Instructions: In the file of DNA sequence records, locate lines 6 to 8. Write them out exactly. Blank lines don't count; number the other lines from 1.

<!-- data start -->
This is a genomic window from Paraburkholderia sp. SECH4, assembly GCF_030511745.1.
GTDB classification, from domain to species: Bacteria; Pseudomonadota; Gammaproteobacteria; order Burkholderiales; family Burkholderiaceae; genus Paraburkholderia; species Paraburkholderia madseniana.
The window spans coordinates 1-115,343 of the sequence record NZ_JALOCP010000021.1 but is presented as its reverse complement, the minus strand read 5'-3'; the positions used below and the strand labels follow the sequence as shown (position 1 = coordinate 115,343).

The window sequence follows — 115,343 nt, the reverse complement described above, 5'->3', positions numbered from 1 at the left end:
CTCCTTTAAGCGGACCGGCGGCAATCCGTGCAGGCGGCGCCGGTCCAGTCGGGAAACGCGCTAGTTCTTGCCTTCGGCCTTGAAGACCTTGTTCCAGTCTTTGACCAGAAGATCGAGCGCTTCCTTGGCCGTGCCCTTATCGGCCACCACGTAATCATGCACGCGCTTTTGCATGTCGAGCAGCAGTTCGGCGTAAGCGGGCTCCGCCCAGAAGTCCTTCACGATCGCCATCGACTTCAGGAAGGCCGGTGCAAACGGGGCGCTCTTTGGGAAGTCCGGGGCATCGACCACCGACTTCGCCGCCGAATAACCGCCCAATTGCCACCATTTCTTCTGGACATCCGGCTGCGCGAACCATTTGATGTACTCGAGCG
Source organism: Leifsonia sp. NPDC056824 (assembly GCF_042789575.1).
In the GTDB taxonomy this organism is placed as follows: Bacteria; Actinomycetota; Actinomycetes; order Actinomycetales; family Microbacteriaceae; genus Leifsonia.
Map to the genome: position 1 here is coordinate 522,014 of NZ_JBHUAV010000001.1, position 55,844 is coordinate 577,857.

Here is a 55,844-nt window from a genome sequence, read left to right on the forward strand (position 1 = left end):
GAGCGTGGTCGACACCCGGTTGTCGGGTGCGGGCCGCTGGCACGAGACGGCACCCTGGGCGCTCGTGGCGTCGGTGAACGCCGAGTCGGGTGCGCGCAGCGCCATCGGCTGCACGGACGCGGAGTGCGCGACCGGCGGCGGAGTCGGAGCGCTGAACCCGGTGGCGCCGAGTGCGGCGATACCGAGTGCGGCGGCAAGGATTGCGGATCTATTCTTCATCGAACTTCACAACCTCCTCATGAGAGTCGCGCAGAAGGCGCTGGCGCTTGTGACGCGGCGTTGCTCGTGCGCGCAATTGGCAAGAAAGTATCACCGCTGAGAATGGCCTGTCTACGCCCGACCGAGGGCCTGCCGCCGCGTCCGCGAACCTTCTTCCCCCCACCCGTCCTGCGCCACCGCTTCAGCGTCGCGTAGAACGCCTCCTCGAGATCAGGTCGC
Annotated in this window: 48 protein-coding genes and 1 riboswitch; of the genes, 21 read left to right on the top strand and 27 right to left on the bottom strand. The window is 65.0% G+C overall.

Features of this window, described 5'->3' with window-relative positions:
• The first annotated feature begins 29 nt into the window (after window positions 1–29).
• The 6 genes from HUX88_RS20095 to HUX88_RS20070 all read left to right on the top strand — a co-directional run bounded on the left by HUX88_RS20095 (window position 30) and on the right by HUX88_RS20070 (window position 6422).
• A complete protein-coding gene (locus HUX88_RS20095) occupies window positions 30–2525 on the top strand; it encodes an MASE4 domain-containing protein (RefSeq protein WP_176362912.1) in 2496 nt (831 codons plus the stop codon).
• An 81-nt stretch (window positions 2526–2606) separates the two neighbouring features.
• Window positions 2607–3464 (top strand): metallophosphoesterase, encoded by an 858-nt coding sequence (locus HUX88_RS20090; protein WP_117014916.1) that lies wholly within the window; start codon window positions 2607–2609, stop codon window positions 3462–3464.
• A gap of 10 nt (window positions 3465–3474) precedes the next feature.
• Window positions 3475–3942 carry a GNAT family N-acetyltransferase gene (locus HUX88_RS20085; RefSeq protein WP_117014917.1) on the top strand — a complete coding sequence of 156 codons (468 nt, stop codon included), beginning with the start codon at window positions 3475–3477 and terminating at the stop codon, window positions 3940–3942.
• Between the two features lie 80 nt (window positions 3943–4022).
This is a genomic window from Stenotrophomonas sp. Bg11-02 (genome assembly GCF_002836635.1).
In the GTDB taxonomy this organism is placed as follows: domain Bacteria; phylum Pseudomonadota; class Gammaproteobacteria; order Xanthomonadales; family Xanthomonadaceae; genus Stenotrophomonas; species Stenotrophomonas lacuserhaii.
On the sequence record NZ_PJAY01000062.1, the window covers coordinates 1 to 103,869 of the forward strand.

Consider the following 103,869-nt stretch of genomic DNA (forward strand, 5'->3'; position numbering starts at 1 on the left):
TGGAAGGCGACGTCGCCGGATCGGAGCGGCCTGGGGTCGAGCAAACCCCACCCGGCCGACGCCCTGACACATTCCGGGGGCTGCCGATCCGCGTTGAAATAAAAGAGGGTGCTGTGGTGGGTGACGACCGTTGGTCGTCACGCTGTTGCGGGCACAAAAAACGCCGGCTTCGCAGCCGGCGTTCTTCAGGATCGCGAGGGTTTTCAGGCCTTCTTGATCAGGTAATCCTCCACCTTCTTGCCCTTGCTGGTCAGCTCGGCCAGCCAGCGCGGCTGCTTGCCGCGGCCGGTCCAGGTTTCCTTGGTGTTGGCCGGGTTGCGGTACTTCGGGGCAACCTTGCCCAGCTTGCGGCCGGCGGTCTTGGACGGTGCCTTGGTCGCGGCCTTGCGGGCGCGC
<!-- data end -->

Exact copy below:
Source organism: Leifsonia sp. NPDC056824 (assembly GCF_042789575.1).
In the GTDB taxonomy this organism is placed as follows: Bacteria; Actinomycetota; Actinomycetes; order Actinomycetales; family Microbacteriaceae; genus Leifsonia.
Map to the genome: position 1 here is coordinate 522,014 of NZ_JBHUAV010000001.1, position 55,844 is coordinate 577,857.